1982–1984: the Fri-Art store front

the Fri-Art store front image

“Fri-Art to continue as a store front”, announced the weekly La Liberté on 5 February 1982. On that day, visitors met at the restaurant opposite the record store “Boutique Cosmos” to inaugurate a new Friart era.

Barely five months had passed since the demolition of the old diocesan seminary building, which had housed the in-situ exhibition of Swiss avant-garde artists in 1981. In 1982, Friart obtained a grant from the municipality, along with the go-ahead to organise temporary exhibitions in the shop window of number 24 Rue de Lausanne, in the centre of Fribourg. For the next three years, the Boutique Cosmos store front would be transformed into an exhibition space. Installations, videos, performances and very diverse works of art were shown in this novel public space, setting up a dialogue between passers-by and contemporary art, between this interface for cultural events and daily life. The objective was also to gain some distance with art’s institutional context so as to engender a contemporary art experience among a wider public. The requirement for openness and participation was also reflected in the first exhibition: as of its inauguration, almost 70 postcards of artists from Europe and North and South America were placed in the shop front. The “mail art project”, which emerged as part of the Fri-Art 81 project, was organised in two sections by the Centre Néoïste de Montréal, Canada, and coordinated by Istvan Kantor under the Neoist pseudonym Monty Cantsin.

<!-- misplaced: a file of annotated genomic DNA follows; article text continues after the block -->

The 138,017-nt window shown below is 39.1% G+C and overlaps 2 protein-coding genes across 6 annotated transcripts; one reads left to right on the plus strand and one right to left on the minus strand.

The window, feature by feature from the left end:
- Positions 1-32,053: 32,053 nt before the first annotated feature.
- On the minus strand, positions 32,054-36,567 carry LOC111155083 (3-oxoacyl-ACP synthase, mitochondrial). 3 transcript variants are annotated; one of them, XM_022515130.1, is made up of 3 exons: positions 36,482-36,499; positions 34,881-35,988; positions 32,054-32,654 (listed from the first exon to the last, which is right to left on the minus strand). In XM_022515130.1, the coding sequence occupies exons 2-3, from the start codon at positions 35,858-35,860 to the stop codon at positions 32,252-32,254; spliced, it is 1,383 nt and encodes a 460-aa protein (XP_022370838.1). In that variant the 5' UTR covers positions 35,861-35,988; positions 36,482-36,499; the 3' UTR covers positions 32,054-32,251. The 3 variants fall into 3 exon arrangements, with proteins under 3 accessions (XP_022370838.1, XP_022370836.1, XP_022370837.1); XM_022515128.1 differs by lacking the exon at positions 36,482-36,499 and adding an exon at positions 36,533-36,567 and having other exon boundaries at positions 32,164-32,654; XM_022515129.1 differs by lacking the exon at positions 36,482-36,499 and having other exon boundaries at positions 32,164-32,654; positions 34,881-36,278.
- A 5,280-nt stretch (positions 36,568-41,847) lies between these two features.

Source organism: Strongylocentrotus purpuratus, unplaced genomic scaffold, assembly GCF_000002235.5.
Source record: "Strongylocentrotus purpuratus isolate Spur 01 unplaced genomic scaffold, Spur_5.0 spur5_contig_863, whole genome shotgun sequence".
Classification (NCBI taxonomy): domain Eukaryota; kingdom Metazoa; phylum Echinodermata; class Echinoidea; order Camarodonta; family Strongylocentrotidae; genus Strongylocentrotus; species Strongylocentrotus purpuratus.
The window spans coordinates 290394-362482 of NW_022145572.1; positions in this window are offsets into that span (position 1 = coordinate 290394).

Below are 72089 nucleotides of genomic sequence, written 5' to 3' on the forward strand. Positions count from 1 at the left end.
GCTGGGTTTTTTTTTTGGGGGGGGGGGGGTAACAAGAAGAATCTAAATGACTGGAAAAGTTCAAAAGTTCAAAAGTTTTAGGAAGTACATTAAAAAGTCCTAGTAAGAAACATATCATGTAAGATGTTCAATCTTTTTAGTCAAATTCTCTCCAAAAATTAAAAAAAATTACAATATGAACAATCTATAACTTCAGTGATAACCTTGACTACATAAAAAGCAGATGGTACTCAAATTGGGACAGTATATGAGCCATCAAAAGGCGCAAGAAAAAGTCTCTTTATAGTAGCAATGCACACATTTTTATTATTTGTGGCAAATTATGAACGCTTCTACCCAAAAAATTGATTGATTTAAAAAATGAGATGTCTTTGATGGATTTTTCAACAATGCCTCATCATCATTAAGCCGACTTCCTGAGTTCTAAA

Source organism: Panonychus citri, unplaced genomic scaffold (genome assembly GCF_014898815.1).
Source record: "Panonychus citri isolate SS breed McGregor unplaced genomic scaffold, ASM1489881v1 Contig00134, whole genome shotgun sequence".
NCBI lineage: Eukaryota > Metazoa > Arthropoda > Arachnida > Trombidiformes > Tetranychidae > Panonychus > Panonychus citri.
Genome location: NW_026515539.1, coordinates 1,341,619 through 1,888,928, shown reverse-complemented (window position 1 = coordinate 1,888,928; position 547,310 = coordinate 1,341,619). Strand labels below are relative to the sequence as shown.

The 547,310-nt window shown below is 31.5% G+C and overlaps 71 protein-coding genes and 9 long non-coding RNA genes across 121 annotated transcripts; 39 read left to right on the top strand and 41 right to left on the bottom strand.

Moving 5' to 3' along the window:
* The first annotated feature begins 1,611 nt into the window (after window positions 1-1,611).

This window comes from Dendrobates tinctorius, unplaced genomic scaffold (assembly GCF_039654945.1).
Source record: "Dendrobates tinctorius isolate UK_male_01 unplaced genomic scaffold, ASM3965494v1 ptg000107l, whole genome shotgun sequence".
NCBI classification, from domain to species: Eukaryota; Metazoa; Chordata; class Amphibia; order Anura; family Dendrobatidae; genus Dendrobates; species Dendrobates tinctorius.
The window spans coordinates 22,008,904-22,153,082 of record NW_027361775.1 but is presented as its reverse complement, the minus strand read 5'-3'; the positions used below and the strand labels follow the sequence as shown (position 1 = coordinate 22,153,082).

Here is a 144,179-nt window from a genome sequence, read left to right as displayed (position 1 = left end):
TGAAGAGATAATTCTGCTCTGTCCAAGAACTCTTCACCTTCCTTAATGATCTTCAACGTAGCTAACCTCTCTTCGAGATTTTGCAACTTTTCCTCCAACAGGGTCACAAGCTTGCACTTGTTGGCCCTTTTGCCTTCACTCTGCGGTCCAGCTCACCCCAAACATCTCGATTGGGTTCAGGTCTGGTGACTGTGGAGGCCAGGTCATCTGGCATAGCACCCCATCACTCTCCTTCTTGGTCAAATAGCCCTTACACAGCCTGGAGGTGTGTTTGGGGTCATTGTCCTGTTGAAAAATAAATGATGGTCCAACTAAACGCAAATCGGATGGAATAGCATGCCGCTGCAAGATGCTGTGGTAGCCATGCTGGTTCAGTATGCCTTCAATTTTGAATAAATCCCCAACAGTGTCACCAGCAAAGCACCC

Neoism is defined as “a way of escaping the prison of art, of constructing open-situations which permit anybody to contribute, act, react, destroy or create”. It went hand in hand with the idea propogated by Friart of creating a network that brought avant-garde artists together and proposed a public space dedicated to artistic creation. Boutique Cosmos would not remain the only exhibition store front in the town. Just in front of Fribourg station, at 20 Rue de Genève, the window of a defunct undertakers was given new life thanks to Friart. On 14 September 1984 at 6:15 pm, a group of spectators gathered on the pavement to watch a performance by Hans Jürg Gilgen. On 20 December 1984 at the same time, this five-metre square store window was filled with the coloured, illuminated smoke of a Roman Signer installation. This project urged the growing number of contemporary artists to “snout around in the depths of conservative Fribourg”, according to the turn of phrase used by Roland Frei in a letter of intent drafted “after the full moon”. In effect, Friart would work ceaselessly to undermine the foundations of the conservative conception of art, Michel Ritter being of the opinion that any artistic act was also political. While his views were not always understood, he at least provoked discussion, as with Ritter’s own shop window installation, “Speak out. Spoil your ballot”.

Text written in collaboration with Laura Lanfranchi, presented as part of the exhibition Friart est né du vide. L’esprit d’une Kunsthalle, MAHF Museoscope, 27.08 – 17.10.2021.

Translation: Jack Sims